Asia Today: S. Korea reports 279 cases, highest in 5 months

SEOUL, South Korea (AP) — South Korea has reported 279 new coronavirus cases in the highest daily jump since early March, as fears grow about a massive outbreak in the greater capital region.

The figures released by the Korea Centers for Disease Control and Prevention Sunday brought the national caseload to 15,318, including 305 deaths.

The number of new cases is the highest since 367 on March 8, when the country was concentrating public health tools and personnel nationwide to bring an outbreak in the less populated southern region under control.

The KCDC said 253 of the new cases came from the Seoul metropolitan area, home to 26 million people, where health authorities have been struggling to stem transmissions linked to churches, nursing homes, schools, restaurants and door-to-door salespeople.

Infections were also reported in other major cities such as Busan and Daegu, which was the epicenter of the previous crisis in late February and March when hundreds of new cases were reported each day.

The COVID-19 resurgence in a region with 10 times more people than Daegu is a rude awakening for a country that has been eager to tout its hard-won gains against the virus.

There are concerns that the spread could worsen after thousands of anti-government protesters rallied in Seoul on Saturday despite official pleas to stay home. It appears the protests organized by conservative activist and church groups mainly involved people over 60, who are considered at higher risk for complications linked to COVID-19.

After resisting calls to strengthen social distancing for months over concerns about further hurting the economy, the government of President Moon Jae-in announced stronger measures for the Seoul area.

The two-week measures beginning Sunday advise high-risk facilities like nightclubs, karaoke bars, gyms and buffet restaurants to close or otherwise enforce distancing, temperature checks, keeping customer lists and mask wearing.

Fans are banned once again from professional baseball and soccer games, which had just begun to slowly bring back spectators in late July.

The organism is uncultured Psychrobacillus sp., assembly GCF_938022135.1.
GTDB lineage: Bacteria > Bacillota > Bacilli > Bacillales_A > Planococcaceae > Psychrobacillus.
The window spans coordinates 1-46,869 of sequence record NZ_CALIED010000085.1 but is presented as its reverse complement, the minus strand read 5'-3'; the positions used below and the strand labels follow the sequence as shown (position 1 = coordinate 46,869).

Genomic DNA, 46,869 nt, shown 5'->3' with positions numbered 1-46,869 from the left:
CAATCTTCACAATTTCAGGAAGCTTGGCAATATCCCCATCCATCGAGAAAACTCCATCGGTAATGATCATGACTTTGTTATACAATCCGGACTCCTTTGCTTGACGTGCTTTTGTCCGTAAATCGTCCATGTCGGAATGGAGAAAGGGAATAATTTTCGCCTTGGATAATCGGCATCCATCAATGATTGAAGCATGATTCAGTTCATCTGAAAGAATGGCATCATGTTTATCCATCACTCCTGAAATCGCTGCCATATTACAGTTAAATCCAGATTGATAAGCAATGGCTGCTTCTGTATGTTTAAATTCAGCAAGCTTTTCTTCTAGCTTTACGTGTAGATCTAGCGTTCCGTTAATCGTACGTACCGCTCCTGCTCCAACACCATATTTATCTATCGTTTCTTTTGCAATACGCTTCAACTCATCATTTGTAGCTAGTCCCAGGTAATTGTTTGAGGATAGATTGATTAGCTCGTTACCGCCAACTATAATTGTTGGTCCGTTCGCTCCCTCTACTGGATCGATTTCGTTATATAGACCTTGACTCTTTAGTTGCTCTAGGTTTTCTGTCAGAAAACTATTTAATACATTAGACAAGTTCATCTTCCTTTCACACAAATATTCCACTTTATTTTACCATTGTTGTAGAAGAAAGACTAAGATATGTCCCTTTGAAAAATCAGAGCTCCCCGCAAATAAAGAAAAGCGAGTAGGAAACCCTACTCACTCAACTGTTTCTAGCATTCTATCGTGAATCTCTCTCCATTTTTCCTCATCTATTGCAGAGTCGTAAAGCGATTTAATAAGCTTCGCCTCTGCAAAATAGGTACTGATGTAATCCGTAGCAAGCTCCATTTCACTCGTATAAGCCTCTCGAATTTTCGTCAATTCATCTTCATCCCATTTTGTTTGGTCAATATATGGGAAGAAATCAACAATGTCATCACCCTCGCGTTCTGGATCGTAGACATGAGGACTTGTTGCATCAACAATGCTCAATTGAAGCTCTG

In other developments in the Asia-Pacific region:

— Australia’s Victoria state on Sunday reported 16 deaths from COVID-19 and 279 new infections, continuing a downward trend over the past week. State Premier Daniel Andrews says the latest deaths included people in their 70s, 80s and 90s, 11 of whom in aged care. Andrews says he feels “cautious optimism” that the strict lockdown in Melbourne, Australia’s second-largest city, and in rural Victoria is flattening the curve. He says the numbers are heading in the right direction. “I am and always was very cautious but there is on my part at least a cautious optimism and a sense of real hope that this strategy is working and that we are seeing numbers fall now."

— Health authorities reported 13 new cases of the coronavirus in New Zealand on Sunday, including 12 linked to an outbreak in the city of Auckland and one returning traveler who was already in quarantine. The outbreak in Auckland, discovered Tuesday, has prompted officials to put the nation’s largest city back into a two-week lockdown. The outbreak has now grown to 49 infections, with authorities saying they believe all the cases are all connected, giving them hope the virus isn’t spreading beyond that cluster. New Zealand had gone 102 days without community spread of the disease before the latest outbreak. Officials believe the virus was reintroduced to New Zealand from abroad but haven’t yet been able to figure out how it happened.

— China reported 19 new cases of COVID-19 in the latest 24-hour period, bringing its official total to 84,827 since the pandemic started. Four cases were in the far west Xinjiang region, where a now-waning outbreak has infected more than 800 people over the past month. The other 15 were people who had arrived from overseas. China has seen a small uptick in such imported cases, reporting 144 in the past week.


Follow AP’s pandemic coverage at and

Bg pattern light


Subscribe to Samoa Observer Online

Enjoy access to over a thousand articles per month, on any device as well as feature-length investigative articles.

Ready to signup?